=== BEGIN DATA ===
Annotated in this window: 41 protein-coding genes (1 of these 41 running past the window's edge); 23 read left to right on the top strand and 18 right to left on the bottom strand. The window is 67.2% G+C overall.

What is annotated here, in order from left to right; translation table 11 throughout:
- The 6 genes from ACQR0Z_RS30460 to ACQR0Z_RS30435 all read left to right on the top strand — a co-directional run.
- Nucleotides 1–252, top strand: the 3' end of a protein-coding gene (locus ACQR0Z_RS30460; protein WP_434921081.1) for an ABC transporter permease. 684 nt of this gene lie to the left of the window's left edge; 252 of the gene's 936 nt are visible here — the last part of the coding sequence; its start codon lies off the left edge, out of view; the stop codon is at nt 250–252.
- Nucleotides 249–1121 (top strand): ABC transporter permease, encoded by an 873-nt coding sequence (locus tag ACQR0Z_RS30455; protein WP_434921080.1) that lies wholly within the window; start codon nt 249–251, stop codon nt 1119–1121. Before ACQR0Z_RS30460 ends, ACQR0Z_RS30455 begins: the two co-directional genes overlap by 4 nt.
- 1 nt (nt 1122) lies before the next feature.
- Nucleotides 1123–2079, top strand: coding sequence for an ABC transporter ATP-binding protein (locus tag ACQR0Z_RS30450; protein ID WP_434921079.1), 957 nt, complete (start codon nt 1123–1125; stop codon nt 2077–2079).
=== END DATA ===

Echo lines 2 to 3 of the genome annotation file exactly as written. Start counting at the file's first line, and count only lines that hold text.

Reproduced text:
What is annotated here, in order from left to right; translation table 11 throughout:
- The 6 genes from ACQR0Z_RS30460 to ACQR0Z_RS30435 all read left to right on the top strand — a co-directional run.